|Year : 2016 | Volume
| Issue : 1 | Page : 8-11
Damage Control Thoracic Surgery
James V O'Connor
Department of Surgery, R Adams Cowley Shock Trauma Center, University of Maryland School of Medicine, Baltimore, Maryland, USA
|Date of Web Publication||15-Nov-2016|
James V O'Connor
Department of Surgery, R Adams Cowley Shock Trauma Center, University of Maryland School of Medicine, Baltimore, Maryland
Source of Support: None, Conflict of Interest: None
Damage control as a management strategy for the most severely injured and metabolically depleted patients was first utilized for penetrating abdominal trauma. The principles are early hemorrhage control, limiting enteric contamination, resuscitation in the intensive care unit and, a delayed, definitive re-operation when normal physiology is restored. Since its initial use over two decades ago, the principles of damage control have been successfully utilized in the management of vascular and orthopedic injuries, and more recently in volume resuscitation. There has been a slower adoption of damage control approach to thoracic trauma, primarily due to concerns of cardiac tamponade and impaired pulmonary physiology, both the result of packing the pleural space. This review article describes philosophy, techniques and outcomes of damage control thoracic surgery.
Keywords: Aorta, chest injuries, damage control surgery, esophagus, heart, injuries, lungs, mediastinum
|How to cite this article:|
O'Connor JV. Damage Control Thoracic Surgery. J Cardiothorac Trauma 2016;1:8-11
| Introduction|| |
The prevalent use of damage control surgery has transformed the operative management of critically injured patients with severe metabolic depletion. The concept of damage control is derived from the naval doctrine of the same name, whose tenets include keeping essential shipboard functions operating allowing ships to "fight hurt."  The landmark article on damage control was by Rotondo et al. in 1993. This seminal publication described a survival benefit for patients presenting with exsanguination abdominal trauma managed using damage control principles.  Prior to this article, there were some who advocated abbreviated or truncated laparotomy with a planned re-operation.  Nevertheless, Rotondo's article initiated a new era in trauma surgery, with damage control being a widely adopted technique. Although initially utilized for abdominal trauma, these principles have been successfully applied to orthopedic, vascular, and thoracic injuries, as well as resuscitation. ,,,,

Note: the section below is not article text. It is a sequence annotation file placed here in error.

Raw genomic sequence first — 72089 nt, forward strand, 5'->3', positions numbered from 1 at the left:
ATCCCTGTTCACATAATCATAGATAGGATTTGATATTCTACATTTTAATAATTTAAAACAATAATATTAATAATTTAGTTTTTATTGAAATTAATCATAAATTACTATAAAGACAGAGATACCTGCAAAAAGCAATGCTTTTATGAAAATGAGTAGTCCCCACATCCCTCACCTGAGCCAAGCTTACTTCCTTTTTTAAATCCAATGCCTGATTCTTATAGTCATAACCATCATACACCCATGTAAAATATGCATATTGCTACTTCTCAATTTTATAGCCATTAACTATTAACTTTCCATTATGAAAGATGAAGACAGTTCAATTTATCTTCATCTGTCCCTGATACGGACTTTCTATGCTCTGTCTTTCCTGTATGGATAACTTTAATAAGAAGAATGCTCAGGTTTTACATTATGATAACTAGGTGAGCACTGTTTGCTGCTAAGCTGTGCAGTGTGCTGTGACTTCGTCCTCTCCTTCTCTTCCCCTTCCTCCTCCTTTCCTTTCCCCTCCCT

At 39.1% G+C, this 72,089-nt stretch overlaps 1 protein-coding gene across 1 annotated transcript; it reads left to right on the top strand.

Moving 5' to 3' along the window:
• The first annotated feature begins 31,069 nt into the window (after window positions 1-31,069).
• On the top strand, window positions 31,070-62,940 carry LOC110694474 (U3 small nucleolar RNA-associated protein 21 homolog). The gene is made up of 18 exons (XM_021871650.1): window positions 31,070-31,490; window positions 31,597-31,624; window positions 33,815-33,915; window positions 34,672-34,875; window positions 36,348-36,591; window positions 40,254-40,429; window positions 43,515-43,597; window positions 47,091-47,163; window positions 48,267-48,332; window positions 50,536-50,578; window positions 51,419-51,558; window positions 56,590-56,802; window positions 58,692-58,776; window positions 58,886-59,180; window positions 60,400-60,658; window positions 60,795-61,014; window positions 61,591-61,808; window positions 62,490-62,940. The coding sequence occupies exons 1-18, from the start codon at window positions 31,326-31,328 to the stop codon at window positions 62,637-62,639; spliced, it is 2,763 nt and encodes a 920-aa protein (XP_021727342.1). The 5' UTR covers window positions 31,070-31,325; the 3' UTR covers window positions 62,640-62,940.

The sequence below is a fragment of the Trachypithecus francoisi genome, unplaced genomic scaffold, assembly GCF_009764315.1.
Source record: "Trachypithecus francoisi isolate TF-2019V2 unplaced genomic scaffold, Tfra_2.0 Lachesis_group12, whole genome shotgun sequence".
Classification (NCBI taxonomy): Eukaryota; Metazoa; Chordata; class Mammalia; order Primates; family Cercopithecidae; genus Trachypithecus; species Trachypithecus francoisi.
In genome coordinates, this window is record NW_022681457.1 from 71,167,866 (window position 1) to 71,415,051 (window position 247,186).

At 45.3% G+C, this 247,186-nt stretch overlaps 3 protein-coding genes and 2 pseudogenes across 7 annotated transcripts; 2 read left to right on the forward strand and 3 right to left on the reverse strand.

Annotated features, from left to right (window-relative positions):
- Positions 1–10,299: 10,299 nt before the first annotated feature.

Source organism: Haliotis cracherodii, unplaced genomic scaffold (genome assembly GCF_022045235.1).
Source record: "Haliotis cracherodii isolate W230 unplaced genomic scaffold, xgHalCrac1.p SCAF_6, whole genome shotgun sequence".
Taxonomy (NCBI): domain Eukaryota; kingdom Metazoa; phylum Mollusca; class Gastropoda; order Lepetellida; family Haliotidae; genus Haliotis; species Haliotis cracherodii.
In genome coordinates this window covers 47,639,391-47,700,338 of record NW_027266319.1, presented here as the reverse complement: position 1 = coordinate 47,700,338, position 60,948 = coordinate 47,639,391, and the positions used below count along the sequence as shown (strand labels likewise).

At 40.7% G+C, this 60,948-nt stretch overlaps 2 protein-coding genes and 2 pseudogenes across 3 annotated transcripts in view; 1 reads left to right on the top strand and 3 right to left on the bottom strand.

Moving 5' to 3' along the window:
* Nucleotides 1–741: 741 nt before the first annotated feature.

The rational for damage control is to limit operating time in the physiologically impaired patients with marginal reserve and limited compensatory ability. The sequela of exsanguinating hemorrhagic shock is profound metabolic acidosis, hypothermia, and coagulopathy, all of which are independent predictors of mortality. ,, Therefore, the principles of damage control surgery directly address these effects. These principles are hemorrhage control, control of contamination, limited operative time, resuscitation in the Intensive Care Unit (ICU), a planned, delayed re-exploration, and, if needed, delayed reconstruction. Hemorrhage control is the first priority; named vessels can be shunted or, if amenable, expeditiously repaired. Smaller vessels can ligated or tamponaded with packs. Contamination is controlled with rapid bowel resection using surgical staplers and leaving the bowel in discontinuity. Resuscitation in the ICU is directed at addressing the metabolic derangements including correction of coagulopathy and restoration of normal acid/base status and normothermia. The timing of the planned, delayed re-operation is optimally performed when homeostasis has been restored. Some of the considerations which influence the decision to perform damage control are pH <7.2, temperature <35°C, massive transfusion (>10 units packed red cells), coagulopathy, competing priorities with multiple cavitary injuries, and an operative time >90 min. These are meant to be guidelines, not absolute rules. Individualizing care for a specific patient, an experienced clinician, and sound surgical judgment is imperative in the decision-making process.
The vast majority of thoracic injuries can be managed nonoperatively. While only 20% of thoracic injuries require operative intervention, the magnitude, diversity, and complexity of the injuries can be significant and challenging. The overall published mortality is approximately 30%, and it increases with the extent of pulmonary resection and it is higher with blunt trauma. A Western Trauma Association Multicenter retrospective study of 143 patients operated for traumatic lung injury demonstrated an increased mortality with blunt injury or hypotension on admission. In addition, mortality increased with the extent of pulmonary resection; tractotomy 13%, wedge resection 30%, lobectomy 45%, and pneumonectomy 50%.  A review of National Trauma Data Bank of 669 patients requiring lung resection reported an overall mortality of 32% and a stepwise increase in mortality with the magnitude of lung resection; wedge resection 22%, lobectomy 48%, and pneumonectomy 62%. The authors also reported the mortality with isolated lung injury: Wedge resection (19%), lobectomy (27%), and pneumonectomy (53%).  In a smaller, retrospective study of 43 patients with penetrating trauma, the mortality for lobectomy and pneumonectomy was 38% and 66%, respectively.